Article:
Two Ways To Find Clients
After coaching hundreds of web designers and agency owners I've discovered that there are basically only two ways – two methods – to find clients. It's a lot like Robert Frost's “The Road Not Taken.”
Two roads diverged in a wood, and I—
I took the one less traveled by,
And that has made all the difference.
Let's take a look at both roads and see which one you'd like to travel.
The Common Road
The mainstream way – the road that's worn and trodden – is to put a banner up that lists all the stuff you can do. This is the “service-driven” approach to lead generation.
Sometimes the services are tech services like:
- Web design
- Graphic design
- Social media management
Other people – usually the people who have been around longer and have developed a small agency – shift away from technical lingo and towards consulting language saying things like:
- Grow your business
- Let's scale your business
- Let's make your website work for you
…or in some other creative (but generic) way they say, “We solve your problems.”
When they begin to describe how they solve problems they outline a 4 or 5 step process that starts with Discovery, moves through implementation, and ends with launching.
This is the heavily packed, well-trodden dirt road because almost everyone takes this path.
Today, this road has bottomed out. Web designers and web agencies don't have the budget to compete against the marketing of campaigns from Wix and Squarespace. They don't have the ability to compete on price against the international networks of web designers on Upwork and Fiverr. So, they end up relying very heavily on word-of-mouth referrals.
The five main problems you encounter along this common road are:
- Unqualified leads
- Low budget expectations
- Short-term clients
- Inconsistent lead flow heavily dependent on referrals
- Lost in the noise with no real marketing plan
So, most web designers end up feeling really stuck. They don't know what to say on their websites without sounding exactly like everyone else. They sometimes get totally stalled out with writer's block. They aren't confident in their pricing so they hesitate and stutter when the topic of money comes up. They lowball themselves because they need the work. It's a mess.
The Road Not Taken
The alternative is to pave a new road. Rather than trying to rise above the noise, go to a quiet room. Nobody is helping themselves by trying to shout louder than the next person. Most web designers have realized that everyone is saying all the same stuff. So, to try to attract new clients they underscore their value by lowering the price.
But price is not the only way to measure the value of web design. In fact, price is usually the worst measurement of the value of web design.
Price, Speed, and Results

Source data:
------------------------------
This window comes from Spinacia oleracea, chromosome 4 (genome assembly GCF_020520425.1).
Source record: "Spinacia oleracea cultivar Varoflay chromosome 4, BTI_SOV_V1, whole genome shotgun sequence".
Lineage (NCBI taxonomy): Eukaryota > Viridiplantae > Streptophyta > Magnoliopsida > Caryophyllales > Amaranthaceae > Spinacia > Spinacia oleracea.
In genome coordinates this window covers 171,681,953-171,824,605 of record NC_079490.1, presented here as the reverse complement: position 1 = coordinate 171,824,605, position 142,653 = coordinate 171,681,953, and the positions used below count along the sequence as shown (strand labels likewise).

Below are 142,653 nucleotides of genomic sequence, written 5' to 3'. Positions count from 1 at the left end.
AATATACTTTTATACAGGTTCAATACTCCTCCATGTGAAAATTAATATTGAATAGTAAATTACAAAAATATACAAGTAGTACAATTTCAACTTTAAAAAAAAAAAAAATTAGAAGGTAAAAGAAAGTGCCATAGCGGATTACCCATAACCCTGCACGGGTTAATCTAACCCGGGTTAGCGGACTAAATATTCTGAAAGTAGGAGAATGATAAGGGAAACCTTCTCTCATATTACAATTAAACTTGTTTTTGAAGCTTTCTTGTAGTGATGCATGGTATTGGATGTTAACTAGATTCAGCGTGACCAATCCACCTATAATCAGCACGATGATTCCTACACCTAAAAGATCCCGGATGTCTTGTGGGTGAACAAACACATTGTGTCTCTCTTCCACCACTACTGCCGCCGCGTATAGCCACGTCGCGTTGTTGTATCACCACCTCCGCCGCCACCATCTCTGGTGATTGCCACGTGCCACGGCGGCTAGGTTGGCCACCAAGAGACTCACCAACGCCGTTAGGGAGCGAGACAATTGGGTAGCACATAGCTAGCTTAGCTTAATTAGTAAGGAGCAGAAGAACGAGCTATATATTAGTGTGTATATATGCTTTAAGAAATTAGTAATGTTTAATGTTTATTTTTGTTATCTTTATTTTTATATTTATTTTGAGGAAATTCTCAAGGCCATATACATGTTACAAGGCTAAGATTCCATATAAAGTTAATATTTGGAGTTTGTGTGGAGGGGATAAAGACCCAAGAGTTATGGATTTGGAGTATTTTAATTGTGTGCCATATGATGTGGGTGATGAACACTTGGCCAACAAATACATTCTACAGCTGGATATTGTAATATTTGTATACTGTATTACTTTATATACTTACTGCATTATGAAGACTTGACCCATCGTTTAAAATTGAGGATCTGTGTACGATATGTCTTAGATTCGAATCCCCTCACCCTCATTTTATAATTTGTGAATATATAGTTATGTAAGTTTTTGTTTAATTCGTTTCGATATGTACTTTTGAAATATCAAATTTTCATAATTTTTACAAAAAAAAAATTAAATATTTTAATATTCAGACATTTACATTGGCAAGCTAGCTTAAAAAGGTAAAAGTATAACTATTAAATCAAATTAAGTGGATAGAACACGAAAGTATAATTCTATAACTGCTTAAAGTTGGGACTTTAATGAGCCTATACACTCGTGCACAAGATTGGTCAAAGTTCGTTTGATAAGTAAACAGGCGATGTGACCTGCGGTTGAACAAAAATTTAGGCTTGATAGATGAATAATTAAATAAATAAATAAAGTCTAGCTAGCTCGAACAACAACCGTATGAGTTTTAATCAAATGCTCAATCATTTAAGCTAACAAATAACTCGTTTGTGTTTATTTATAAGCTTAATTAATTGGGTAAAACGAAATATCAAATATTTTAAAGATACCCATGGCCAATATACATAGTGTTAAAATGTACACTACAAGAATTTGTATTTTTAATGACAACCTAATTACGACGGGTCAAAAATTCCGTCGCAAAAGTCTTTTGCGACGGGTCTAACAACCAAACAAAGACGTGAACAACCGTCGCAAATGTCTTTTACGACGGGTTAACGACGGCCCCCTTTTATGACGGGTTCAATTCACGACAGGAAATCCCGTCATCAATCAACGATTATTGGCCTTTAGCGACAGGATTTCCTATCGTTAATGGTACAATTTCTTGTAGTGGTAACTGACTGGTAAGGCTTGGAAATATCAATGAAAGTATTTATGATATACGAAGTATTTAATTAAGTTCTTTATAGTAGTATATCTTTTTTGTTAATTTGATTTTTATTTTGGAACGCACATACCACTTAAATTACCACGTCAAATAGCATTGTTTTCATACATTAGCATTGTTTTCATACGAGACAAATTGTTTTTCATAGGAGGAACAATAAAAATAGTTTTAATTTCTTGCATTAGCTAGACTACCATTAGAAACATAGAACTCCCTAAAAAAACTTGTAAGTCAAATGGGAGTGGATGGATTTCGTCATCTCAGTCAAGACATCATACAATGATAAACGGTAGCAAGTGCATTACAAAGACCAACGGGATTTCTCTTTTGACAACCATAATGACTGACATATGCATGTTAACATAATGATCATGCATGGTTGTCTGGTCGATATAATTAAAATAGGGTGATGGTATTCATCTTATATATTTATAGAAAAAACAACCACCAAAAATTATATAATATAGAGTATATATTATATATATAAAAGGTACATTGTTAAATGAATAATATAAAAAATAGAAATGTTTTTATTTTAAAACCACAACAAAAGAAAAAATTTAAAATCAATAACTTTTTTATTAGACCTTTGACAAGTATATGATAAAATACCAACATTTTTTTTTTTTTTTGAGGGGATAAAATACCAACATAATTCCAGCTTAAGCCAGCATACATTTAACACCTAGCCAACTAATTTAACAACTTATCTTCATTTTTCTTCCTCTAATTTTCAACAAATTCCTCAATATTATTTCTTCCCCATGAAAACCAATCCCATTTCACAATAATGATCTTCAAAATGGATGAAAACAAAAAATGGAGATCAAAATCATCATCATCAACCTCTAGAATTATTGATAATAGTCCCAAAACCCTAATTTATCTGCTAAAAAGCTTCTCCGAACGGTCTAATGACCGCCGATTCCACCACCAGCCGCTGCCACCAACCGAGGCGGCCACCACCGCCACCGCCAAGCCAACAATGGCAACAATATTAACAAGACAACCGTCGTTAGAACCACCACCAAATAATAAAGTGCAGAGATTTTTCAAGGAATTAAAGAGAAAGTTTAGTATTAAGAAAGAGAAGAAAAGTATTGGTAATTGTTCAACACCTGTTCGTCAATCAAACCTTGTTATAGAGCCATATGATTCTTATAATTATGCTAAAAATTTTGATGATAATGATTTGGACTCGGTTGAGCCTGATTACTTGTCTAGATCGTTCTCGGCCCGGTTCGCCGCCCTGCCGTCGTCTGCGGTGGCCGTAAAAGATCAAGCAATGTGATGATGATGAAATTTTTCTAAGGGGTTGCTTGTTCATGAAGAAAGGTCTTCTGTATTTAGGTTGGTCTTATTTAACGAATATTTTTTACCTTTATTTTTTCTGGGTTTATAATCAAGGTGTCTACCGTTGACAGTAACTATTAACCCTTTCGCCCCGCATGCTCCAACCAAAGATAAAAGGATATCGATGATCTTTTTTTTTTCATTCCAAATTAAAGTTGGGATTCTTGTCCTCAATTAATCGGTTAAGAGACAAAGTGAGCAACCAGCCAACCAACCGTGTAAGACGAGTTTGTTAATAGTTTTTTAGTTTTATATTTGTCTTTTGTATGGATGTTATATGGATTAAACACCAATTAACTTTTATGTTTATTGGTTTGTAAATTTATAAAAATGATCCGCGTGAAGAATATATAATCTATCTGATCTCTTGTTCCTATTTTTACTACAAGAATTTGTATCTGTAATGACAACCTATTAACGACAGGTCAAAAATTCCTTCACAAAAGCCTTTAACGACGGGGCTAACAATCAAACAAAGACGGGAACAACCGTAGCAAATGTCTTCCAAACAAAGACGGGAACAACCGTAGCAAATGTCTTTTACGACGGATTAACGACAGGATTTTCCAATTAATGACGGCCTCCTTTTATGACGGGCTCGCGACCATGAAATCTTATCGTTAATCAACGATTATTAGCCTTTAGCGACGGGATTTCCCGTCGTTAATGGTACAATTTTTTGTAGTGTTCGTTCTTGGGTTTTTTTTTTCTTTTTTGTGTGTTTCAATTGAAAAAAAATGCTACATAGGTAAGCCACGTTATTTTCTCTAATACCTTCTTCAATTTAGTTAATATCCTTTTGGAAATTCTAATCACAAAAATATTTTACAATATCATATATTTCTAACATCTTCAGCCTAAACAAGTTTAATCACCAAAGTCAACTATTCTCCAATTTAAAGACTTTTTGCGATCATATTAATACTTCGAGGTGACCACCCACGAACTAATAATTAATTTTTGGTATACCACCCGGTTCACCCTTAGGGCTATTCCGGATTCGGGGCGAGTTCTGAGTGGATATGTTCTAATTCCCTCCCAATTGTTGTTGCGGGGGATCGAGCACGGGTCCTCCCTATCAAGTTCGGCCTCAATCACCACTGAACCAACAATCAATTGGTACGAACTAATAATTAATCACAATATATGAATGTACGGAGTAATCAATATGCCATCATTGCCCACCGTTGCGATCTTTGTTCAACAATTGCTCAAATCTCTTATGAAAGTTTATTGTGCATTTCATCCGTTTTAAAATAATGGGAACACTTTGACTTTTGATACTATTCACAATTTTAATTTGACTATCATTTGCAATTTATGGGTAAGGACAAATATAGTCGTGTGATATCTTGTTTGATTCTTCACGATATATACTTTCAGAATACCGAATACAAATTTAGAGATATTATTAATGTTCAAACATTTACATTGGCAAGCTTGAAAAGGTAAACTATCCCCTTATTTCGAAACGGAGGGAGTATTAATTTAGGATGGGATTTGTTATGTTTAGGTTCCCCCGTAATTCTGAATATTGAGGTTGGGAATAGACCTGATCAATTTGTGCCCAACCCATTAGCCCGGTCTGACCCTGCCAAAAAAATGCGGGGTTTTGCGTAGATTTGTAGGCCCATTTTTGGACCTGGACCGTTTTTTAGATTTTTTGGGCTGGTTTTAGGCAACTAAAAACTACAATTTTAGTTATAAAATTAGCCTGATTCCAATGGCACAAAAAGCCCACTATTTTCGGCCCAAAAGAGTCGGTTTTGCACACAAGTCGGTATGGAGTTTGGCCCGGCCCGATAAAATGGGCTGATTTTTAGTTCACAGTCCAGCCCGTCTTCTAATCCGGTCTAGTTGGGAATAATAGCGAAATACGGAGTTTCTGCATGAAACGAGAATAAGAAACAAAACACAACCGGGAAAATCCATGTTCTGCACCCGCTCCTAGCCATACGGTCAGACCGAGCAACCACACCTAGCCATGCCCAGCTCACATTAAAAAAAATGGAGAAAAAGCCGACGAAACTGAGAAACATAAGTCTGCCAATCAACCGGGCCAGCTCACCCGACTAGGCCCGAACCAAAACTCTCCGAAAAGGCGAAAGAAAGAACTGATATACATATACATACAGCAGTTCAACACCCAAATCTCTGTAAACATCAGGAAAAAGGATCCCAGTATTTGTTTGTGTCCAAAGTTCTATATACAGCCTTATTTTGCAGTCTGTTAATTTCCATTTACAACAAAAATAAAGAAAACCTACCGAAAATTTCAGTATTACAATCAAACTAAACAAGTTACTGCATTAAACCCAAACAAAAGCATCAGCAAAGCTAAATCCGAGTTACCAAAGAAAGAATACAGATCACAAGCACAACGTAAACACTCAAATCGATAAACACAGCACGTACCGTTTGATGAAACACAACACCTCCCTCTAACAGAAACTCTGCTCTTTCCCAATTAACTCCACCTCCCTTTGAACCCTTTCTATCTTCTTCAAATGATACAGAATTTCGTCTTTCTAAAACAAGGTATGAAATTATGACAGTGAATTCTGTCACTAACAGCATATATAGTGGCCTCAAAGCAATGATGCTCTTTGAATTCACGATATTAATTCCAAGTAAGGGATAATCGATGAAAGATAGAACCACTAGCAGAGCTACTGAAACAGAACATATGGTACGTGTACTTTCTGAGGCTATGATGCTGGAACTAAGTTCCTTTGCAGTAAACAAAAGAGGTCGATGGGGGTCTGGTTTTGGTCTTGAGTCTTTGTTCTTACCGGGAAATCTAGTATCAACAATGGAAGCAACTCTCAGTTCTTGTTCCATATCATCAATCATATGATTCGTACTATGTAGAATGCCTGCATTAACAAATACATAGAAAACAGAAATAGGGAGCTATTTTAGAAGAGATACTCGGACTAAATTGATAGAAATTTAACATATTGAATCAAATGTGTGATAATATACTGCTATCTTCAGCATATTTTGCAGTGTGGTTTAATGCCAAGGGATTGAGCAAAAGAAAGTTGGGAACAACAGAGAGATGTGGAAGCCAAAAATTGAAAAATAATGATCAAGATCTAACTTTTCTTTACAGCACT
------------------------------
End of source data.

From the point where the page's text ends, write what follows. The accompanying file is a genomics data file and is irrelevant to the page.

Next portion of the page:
Rather than lowering your price to attract new clients leverage one or both of the other two measurements of value; speed and results.
Speed is a perfectly good reason to pay more. If you don't believe it, just look at FedEx. Their entire business model is based on the concept that faster is better. The price difference between 5 day ground shipping and overnight shipping is often outrageous!
Results are even more powerful than speed. Focus your marketing around results and you'll attract a completely different clientele than if you market around technical services.
Combine speed with results and you've really got something.
To be clear, I'm not really talking about speed in terms of how long it takes to spin up a website. I'm talking about how fast you can generate results; especially measurable business results.
How Do You Market Results?
You never want to get into a situation where you promise or guarantee things that are not within your control. So, I never recommend guaranteeing a certain ranking on Google or an exact number of leads.
Instead, think of it in terms of realistic potential. For example, think about tennis. Serena Williams is arguably one of the best tennis players in the world. Among her achievements in tennis, she's won Wimbledon 7 times. She plays with a Wilson Blade tennis racket.
If I buy that racket am I guaranteed to win Wimbledon? No. But you can say that this racket is capable of performing at that level.
We're not selling tickets to Wimbledon. We're selling tennis rackets. We're trying to underscore the value of one racket above another. The Wilson Blade is $250 because it is capable of better results than the Wilson Adult Recreational Racket for $28. The Wilson Blade is almost 10X more valuable because it is capable of serious results and is designed for serious players.
The same applies to your work as a web designer and digital marketer. You can charge 10X more for your work when you focus the value around the results of your solution rather than trying to compete on price.
Take The Road Less Traveled
– It Makes All The Difference
The first step is to make the personal decision that you're not going to compete on price.
Then there are a few other steps to get dialed in.
First, you have to position yourself in the flow of leads who want serious results. Think about the Wilson Blade. To buy that racket you need to be a serious player looking for high-end results; not a weekend recreational dad just swatting a few balls with his son over the weekend.
You need a well-planned solution before you meet with the client. Review our series on Solution First Marketing.
Finally, you need to build your marketing around the results of your solution; not the raw services included. In other words, your marketing emphasizes speed and results (especially the speed of results) over price.
This is the essence of what DoubleStack is all about. So, if this is sounding like something you'd like to explore, let's get on the phone and talk about it (for free).
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